Want a piece of classical music identified? Post a link or upload a clip here. Someone might have an answer.


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    Senior Member ChamberNut's Avatar
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    Thanks for posting that Manuel. That was an enjoyable read!

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    Senior Member gHeadphone's Avatar
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    This is a fantastic article and a great warning to a relative newbie like me

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    Senior Member Ingélou's Avatar
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    Great article. But I think I've come to Classical Music too late to ever go through these stages.

    With me, it's more 1) Revelation - suddenly classical music has come to me with the joy of a miracle.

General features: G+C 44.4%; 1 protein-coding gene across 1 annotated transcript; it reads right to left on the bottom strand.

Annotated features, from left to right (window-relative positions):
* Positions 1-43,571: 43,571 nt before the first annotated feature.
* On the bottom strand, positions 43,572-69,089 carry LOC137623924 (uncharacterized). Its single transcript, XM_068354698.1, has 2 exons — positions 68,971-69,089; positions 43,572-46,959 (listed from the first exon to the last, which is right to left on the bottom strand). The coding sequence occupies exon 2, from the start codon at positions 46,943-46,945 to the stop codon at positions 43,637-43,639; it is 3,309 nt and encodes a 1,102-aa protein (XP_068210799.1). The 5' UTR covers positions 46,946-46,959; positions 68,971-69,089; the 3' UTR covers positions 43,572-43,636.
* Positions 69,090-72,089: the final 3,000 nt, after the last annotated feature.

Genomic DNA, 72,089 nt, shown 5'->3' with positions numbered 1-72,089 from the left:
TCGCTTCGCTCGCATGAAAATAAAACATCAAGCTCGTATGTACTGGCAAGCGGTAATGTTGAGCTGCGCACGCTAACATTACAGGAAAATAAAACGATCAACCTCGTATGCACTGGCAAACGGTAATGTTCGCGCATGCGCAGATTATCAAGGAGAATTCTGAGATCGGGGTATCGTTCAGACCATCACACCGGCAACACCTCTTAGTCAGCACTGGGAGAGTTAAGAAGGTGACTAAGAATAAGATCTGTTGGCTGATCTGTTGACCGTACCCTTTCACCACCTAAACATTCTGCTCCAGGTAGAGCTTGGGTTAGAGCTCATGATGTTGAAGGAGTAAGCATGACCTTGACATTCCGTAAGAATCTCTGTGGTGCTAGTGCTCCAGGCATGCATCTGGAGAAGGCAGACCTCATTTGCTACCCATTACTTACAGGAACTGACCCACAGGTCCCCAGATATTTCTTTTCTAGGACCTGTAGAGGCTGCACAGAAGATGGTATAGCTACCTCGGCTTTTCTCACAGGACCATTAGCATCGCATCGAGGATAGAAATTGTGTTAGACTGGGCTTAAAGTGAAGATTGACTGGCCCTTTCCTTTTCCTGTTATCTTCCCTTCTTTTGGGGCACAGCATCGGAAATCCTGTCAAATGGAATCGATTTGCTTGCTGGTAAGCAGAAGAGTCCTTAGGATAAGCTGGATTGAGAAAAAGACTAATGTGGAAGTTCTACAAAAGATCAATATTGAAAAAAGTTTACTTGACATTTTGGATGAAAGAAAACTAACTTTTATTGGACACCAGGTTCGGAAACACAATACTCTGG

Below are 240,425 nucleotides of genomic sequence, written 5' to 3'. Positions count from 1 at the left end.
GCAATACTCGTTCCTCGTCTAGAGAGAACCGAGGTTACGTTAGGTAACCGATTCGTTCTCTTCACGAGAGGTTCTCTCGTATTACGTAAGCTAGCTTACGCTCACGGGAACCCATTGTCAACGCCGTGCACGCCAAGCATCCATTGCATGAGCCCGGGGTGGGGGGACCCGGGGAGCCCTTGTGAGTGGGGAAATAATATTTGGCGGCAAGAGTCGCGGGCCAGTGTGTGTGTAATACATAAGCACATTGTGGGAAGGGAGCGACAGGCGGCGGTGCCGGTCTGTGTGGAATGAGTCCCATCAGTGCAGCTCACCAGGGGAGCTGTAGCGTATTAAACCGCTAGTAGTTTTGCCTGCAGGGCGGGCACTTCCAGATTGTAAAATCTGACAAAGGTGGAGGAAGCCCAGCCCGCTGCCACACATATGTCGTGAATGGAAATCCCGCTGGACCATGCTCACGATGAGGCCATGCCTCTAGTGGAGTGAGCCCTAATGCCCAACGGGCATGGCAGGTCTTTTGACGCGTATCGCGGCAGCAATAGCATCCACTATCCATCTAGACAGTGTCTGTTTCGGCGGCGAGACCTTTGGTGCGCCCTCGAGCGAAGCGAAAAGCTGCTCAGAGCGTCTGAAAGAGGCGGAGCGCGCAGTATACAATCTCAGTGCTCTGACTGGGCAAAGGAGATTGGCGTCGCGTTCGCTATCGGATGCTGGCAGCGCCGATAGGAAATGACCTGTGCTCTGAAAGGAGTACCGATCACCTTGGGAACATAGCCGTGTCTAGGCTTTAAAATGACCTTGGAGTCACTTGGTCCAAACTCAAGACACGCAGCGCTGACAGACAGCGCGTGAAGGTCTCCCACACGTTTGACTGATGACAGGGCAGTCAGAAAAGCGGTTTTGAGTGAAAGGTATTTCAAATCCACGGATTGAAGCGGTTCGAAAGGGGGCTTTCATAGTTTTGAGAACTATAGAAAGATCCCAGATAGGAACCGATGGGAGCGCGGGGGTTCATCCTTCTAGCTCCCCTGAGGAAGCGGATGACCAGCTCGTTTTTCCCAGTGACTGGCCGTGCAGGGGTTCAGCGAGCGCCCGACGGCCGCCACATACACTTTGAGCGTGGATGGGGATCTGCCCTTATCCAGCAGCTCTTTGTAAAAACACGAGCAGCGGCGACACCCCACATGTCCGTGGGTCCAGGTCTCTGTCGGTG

2) Freneticism - chasing up every composer in sight, posting here, there and everywhere, putting the computer on in the middle of the night, trying to hold my own on TC.
    3) Sadness - realising a) that I just don't know anything and b) that there isn't enough time and c) that Classical Music is as full of argumentative types, cliques and pseuds like me, just the same as any other human activity is.
    4) Disillusion - what's the use; wouldn't it be better to just let it go?
    5) Mellowing - realisation that plenty of other people are in the same position as me, and besides, it's fun to be on the edges of the Magnificent Procession of Music Lovers.